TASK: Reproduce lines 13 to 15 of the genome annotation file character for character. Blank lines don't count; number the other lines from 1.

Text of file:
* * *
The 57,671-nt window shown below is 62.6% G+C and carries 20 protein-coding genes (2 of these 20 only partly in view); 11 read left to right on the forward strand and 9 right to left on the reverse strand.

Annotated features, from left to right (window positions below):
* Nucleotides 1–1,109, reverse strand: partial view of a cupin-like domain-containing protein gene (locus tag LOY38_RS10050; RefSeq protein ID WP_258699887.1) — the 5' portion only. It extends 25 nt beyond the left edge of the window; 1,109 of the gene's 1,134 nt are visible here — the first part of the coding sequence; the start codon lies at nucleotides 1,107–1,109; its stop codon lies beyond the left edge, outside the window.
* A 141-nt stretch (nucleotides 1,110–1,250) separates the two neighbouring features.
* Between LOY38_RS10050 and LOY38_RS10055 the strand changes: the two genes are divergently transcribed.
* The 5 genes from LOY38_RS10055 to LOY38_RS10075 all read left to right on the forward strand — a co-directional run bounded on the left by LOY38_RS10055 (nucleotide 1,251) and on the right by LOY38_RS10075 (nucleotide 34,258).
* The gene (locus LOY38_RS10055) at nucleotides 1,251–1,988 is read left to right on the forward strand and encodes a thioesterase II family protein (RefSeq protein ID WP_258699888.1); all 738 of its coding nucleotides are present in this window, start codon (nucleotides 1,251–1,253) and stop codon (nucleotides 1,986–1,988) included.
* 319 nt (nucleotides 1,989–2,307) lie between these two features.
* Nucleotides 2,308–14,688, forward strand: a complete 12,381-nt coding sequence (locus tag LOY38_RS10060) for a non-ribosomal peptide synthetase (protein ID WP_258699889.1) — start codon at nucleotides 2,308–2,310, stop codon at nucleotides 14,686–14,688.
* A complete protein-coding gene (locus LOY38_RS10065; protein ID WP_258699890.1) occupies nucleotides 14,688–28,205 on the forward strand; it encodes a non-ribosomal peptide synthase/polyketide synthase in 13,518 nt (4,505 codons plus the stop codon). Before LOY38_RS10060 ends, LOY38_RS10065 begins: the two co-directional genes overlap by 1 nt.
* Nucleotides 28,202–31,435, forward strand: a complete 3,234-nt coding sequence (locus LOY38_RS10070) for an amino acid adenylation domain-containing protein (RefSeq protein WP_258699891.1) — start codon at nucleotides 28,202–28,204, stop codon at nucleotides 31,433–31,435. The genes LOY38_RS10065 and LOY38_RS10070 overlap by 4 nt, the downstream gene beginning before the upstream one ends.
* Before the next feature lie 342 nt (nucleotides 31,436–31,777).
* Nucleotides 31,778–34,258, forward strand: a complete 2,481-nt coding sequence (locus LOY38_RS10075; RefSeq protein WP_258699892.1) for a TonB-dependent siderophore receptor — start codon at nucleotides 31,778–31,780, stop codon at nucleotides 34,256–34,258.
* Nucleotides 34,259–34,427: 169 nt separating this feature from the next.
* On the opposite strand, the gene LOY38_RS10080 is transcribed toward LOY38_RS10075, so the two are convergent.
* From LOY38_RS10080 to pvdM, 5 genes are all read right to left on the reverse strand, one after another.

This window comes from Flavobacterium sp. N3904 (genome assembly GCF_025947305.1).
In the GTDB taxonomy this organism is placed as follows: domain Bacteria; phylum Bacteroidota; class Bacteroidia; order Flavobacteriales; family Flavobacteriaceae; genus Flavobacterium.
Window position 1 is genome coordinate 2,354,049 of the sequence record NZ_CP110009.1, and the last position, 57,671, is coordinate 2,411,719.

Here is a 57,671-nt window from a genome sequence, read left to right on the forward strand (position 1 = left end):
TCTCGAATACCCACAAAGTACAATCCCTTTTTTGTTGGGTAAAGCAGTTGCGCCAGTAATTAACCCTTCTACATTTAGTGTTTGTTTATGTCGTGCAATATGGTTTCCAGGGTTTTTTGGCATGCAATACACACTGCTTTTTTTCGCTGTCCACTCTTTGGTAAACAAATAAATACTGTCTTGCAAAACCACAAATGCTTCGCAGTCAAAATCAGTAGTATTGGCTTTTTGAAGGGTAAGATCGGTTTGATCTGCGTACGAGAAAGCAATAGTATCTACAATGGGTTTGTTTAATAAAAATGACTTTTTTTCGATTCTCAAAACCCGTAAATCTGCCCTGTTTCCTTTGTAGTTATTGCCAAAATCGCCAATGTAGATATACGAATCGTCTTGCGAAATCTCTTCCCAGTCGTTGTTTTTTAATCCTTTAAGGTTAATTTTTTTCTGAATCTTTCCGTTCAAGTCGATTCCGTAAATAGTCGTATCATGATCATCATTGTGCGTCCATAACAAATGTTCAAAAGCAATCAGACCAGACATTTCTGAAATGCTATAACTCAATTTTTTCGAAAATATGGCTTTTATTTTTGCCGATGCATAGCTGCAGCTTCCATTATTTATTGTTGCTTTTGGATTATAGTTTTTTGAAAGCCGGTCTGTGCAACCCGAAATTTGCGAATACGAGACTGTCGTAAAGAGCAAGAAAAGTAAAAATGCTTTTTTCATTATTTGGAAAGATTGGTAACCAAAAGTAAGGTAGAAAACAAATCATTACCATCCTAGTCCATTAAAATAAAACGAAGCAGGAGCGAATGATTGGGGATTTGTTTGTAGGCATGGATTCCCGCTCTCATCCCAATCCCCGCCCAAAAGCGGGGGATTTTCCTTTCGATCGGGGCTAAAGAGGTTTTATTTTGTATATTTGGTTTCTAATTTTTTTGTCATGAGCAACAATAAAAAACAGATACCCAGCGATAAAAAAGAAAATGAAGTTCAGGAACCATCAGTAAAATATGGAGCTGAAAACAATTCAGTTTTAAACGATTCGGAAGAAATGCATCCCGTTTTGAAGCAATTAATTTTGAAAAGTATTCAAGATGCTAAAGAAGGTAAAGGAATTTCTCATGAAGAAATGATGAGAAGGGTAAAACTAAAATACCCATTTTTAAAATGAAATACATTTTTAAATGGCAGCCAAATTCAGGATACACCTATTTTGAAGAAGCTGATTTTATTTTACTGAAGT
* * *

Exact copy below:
* Nucleotides 31,778–34,258, forward strand: a complete 2,481-nt coding sequence (locus LOY38_RS10075; RefSeq protein WP_258699892.1) for a TonB-dependent siderophore receptor — start codon at nucleotides 31,778–31,780, stop codon at nucleotides 34,256–34,258.
* Nucleotides 34,259–34,427: 169 nt separating this feature from the next.
* On the opposite strand, the gene LOY38_RS10080 is transcribed toward LOY38_RS10075, so the two are convergent.